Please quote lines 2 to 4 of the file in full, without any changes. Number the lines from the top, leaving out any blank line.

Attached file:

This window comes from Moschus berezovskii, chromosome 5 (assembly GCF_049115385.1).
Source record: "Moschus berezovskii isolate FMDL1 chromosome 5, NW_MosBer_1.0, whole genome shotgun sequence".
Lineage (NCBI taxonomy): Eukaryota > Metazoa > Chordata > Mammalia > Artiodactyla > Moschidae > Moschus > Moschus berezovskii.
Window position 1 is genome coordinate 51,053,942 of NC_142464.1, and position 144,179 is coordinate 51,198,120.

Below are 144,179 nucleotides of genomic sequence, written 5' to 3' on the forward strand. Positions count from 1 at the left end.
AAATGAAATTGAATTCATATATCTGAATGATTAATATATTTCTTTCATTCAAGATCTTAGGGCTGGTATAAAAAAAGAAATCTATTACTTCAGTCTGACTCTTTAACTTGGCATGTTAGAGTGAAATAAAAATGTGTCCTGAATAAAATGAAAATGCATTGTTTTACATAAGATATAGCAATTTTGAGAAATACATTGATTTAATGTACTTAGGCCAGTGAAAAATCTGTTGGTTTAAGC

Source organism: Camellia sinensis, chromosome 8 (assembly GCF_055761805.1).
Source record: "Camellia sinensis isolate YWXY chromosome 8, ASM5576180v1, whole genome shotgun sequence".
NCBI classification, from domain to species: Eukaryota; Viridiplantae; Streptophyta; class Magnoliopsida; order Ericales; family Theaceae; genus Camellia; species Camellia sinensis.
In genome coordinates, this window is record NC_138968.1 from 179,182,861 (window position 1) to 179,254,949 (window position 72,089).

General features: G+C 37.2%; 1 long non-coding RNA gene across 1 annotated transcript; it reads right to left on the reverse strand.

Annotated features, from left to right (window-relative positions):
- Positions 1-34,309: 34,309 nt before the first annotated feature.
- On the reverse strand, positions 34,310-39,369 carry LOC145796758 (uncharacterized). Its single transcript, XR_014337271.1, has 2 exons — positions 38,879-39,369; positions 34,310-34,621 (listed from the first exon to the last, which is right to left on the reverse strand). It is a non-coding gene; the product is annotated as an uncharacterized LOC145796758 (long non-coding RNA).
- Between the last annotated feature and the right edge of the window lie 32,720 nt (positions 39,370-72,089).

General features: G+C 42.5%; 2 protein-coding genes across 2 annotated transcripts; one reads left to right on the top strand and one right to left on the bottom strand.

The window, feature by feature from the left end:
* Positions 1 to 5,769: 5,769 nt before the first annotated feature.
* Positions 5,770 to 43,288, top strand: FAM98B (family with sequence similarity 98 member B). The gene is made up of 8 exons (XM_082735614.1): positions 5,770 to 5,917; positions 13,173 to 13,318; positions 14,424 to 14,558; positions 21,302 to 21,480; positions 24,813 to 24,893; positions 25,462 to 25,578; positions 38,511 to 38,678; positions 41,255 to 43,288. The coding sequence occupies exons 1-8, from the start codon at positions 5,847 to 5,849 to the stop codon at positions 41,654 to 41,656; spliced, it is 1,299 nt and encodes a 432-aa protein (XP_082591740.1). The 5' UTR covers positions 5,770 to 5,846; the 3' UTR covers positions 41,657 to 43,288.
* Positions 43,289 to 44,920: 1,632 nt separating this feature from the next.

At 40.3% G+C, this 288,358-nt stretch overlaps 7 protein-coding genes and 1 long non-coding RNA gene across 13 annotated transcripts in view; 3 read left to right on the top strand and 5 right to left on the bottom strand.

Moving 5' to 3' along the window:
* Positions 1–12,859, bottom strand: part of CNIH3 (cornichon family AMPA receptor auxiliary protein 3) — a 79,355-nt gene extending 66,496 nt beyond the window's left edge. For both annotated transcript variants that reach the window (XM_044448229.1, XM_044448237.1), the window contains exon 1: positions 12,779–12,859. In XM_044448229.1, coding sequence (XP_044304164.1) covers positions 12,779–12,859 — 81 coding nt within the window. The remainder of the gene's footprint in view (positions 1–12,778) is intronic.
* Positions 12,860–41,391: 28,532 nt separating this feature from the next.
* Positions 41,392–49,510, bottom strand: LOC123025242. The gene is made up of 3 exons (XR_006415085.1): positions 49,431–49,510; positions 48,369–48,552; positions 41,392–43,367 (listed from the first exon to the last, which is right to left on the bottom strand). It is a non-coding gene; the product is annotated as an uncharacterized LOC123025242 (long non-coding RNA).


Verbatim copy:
Source record: "Moschus berezovskii isolate FMDL1 chromosome 5, NW_MosBer_1.0, whole genome shotgun sequence".
Lineage (NCBI taxonomy): Eukaryota > Metazoa > Chordata > Mammalia > Artiodactyla > Moschidae > Moschus > Moschus berezovskii.
Window position 1 is genome coordinate 51,053,942 of NC_142464.1, and position 144,179 is coordinate 51,198,120.